Do Dogs Think Words?

Jet Thinking
I’ve been wondering lately if my dogs can think words. Surely they can think sounds. I mean, making sounds to ones-self is a pretty basic ability. I don’t see why other animals can’t do the same thing. Maybe they can’t, I guess we probably will never know, but I like to assume that animals can think sounds to themsleves just like humans can. There are, actually, very few abilities that are exclusively human. Many other animals share things that humans do. So why not thinking sounds?

So if dogs can think sounds to themselves, why would they not be able to think words? I don’t know if they would put the words together into sentences, as that might be beyond their ability. But then again, maybe they can. Maybe a dog looks at his bone, and when he looks at it, a human voice comes into their head and says ‘bone.’ Or ‘ball’ or ‘sit’ or ‘treat’ or a zillion other things that the dog recognizes as having meaning.

Anyway, just an interesting thought. We may never know, but I like to believe that my dogs can, indeed, think words to themselves. Because they are very smart, and I like the idea!

Now that I’ve dabbled with that thought, maybe I’ll go find some free online dating site that will let me find some other people who may have the same idea!

–okay I went and did some Googling and this guy has the idea that dogs cannot think words, because they cannot, in fact, produce the words with their mouths, throats, and biological setup. And that we can only think sounds that we can actually say… I wonder if that’s true. I’m going to have to spend some time trying to think sounds that I can’t produce with my own voice setup!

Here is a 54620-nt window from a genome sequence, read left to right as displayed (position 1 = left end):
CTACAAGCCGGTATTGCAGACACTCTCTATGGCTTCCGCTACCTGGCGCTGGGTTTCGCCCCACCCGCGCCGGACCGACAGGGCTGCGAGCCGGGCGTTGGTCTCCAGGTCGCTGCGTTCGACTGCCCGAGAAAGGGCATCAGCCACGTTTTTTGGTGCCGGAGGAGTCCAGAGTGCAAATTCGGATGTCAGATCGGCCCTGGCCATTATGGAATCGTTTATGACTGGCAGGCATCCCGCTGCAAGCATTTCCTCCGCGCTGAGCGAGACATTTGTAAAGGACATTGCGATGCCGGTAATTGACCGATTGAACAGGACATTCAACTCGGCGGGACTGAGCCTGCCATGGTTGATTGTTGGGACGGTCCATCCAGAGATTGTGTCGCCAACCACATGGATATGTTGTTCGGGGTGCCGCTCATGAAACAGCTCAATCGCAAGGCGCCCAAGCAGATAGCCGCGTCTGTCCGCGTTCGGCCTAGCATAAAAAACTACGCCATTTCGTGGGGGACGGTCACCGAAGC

6 thoughts on “Do Dogs Think Words?”

  1. Google on “Consciousness program”, Tuszon, Arizona. There are some Consciousness/Philosophy gr on FB – you’ll find some of them on my page. Interesting Q! 🙂

  2. I would like to think that dogs can think like that, and I will believe they can because that is a pleasant thought for the most part!

  3. Some very convincing research suggests that dogs think in sensory impressions; visual, sound and odor images, etc. This is not to say that they sit around on quiet days experiencing videos inside their brains. However, they likely share our ability to form and experience in their minds certain images, odors and sounds.

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